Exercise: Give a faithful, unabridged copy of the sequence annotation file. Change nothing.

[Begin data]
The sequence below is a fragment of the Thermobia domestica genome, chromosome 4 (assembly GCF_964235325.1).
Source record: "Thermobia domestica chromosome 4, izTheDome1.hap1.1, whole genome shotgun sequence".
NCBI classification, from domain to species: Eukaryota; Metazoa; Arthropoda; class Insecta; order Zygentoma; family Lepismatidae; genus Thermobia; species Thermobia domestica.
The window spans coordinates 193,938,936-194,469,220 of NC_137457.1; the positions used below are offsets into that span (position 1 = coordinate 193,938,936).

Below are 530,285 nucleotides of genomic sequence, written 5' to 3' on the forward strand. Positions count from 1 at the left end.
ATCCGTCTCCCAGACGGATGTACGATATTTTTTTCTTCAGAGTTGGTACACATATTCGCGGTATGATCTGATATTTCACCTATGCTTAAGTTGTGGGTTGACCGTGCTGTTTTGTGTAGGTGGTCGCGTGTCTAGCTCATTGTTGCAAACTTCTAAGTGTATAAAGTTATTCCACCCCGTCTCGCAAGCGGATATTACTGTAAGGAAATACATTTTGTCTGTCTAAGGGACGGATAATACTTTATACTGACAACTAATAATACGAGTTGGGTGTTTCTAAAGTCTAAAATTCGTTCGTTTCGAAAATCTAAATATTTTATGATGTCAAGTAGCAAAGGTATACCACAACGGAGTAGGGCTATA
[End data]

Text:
The sequence below is a fragment of the Thermobia domestica genome, chromosome 4 (assembly GCF_964235325.1).
Source record: "Thermobia domestica chromosome 4, izTheDome1.hap1.1, whole genome shotgun sequence".
NCBI classification, from domain to species: Eukaryota; Metazoa; Arthropoda; class Insecta; order Zygentoma; family Lepismatidae; genus Thermobia; species Thermobia domestica.
The window spans coordinates 193,938,936-194,469,220 of NC_137457.1; the positions used below are offsets into that span (position 1 = coordinate 193,938,936).

Below are 530,285 nucleotides of genomic sequence, written 5' to 3' on the forward strand. Positions count from 1 at the left end.
ATCCGTCTCCCAGACGGATGTACGATATTTTTTTCTTCAGAGTTGGTACACATATTCGCGGTATGATCTGATATTTCACCTATGCTTAAGTTGTGGGTTGACCGTGCTGTTTTGTGTAGGTGGTCGCGTGTCTAGCTCATTGTTGCAAACTTCTAAGTGTATAAAGTTATTCCACCCCGTCTCGCAAGCGGATATTACTGTAAGGAAATACATTTTGTCTGTCTAAGGGACGGATAATACTTTATACTGACAACTAATAATACGAGTTGGGTGTTTCTAAAGTCTAAAATTCGTTCGTTTCGAAAATCTAAATATTTTATGATGTCAAGTAGCAAAGGTATACCACAACGGAGTAGGGCTATA